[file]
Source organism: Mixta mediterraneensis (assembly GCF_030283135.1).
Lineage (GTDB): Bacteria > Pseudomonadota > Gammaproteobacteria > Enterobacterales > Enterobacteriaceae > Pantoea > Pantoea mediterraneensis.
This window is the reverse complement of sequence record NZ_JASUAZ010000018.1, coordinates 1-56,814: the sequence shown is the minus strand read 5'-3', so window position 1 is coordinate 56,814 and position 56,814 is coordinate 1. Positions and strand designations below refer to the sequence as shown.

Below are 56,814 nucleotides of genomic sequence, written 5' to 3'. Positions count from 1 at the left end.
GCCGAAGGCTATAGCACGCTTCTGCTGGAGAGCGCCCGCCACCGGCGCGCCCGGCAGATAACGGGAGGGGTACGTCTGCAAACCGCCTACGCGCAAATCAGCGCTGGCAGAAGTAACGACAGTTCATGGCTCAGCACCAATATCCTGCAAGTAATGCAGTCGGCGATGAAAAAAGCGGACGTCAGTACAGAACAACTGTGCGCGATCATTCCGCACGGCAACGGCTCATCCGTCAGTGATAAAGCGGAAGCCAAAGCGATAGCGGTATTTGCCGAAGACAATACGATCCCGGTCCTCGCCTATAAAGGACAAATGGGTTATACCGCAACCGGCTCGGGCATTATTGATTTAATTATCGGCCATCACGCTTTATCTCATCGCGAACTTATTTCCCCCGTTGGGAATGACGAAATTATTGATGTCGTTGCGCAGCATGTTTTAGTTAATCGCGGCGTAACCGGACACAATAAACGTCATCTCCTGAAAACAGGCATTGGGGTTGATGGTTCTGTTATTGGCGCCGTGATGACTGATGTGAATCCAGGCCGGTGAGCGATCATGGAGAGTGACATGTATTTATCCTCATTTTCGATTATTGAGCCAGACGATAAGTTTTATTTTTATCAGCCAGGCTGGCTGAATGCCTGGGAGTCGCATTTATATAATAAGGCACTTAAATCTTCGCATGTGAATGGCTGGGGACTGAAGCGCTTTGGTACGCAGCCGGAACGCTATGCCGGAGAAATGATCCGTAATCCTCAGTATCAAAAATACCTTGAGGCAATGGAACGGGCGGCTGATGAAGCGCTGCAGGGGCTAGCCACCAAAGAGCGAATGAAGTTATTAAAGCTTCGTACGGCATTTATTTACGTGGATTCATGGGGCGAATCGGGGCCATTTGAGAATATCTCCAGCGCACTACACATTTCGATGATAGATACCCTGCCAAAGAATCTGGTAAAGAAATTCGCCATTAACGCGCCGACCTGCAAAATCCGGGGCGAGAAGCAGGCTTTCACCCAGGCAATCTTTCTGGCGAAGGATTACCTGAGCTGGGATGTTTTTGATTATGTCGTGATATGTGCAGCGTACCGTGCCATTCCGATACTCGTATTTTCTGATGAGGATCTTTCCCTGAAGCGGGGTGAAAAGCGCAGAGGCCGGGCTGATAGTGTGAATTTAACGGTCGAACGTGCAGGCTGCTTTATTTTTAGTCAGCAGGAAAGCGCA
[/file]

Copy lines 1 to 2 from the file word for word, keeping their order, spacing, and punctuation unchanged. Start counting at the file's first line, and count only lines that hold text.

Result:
Source organism: Mixta mediterraneensis (assembly GCF_030283135.1).
Lineage (GTDB): Bacteria > Pseudomonadota > Gammaproteobacteria > Enterobacterales > Enterobacteriaceae > Pantoea > Pantoea mediterraneensis.